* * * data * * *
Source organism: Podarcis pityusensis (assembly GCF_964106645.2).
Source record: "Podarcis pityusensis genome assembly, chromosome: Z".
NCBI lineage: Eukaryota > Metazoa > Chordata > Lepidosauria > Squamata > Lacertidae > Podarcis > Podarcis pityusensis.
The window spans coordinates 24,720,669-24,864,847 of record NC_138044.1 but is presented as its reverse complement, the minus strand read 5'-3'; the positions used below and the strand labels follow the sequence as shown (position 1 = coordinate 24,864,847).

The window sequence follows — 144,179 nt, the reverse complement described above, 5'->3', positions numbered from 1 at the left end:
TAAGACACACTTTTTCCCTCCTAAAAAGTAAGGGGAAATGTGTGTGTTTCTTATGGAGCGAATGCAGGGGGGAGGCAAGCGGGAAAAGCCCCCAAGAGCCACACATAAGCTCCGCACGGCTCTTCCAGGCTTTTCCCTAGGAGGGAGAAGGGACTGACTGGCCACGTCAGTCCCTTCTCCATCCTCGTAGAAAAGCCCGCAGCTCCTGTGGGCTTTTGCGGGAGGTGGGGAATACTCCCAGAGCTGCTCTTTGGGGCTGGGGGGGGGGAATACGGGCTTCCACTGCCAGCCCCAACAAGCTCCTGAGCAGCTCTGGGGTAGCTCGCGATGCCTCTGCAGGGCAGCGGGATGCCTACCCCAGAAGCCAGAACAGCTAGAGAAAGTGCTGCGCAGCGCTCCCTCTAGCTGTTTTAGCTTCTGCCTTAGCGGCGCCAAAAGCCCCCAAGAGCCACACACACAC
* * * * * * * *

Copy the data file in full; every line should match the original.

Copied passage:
Source organism: Podarcis pityusensis (assembly GCF_964106645.2).
Source record: "Podarcis pityusensis genome assembly, chromosome: Z".
NCBI lineage: Eukaryota > Metazoa > Chordata > Lepidosauria > Squamata > Lacertidae > Podarcis > Podarcis pityusensis.
The window spans coordinates 24,720,669-24,864,847 of record NC_138044.1 but is presented as its reverse complement, the minus strand read 5'-3'; the positions used below and the strand labels follow the sequence as shown (position 1 = coordinate 24,864,847).

The window sequence follows — 144,179 nt, the reverse complement described above, 5'->3', positions numbered from 1 at the left end:
TAAGACACACTTTTTCCCTCCTAAAAAGTAAGGGGAAATGTGTGTGTTTCTTATGGAGCGAATGCAGGGGGGAGGCAAGCGGGAAAAGCCCCCAAGAGCCACACATAAGCTCCGCACGGCTCTTCCAGGCTTTTCCCTAGGAGGGAGAAGGGACTGACTGGCCACGTCAGTCCCTTCTCCATCCTCGTAGAAAAGCCCGCAGCTCCTGTGGGCTTTTGCGGGAGGTGGGGAATACTCCCAGAGCTGCTCTTTGGGGCTGGGGGGGGGGAATACGGGCTTCCACTGCCAGCCCCAACAAGCTCCTGAGCAGCTCTGGGGTAGCTCGCGATGCCTCTGCAGGGCAGCGGGATGCCTACCCCAGAAGCCAGAACAGCTAGAGAAAGTGCTGCGCAGCGCTCCCTCTAGCTGTTTTAGCTTCTGCCTTAGCGGCGCCAAAAGCCCCCAAGAGCCACACACACAC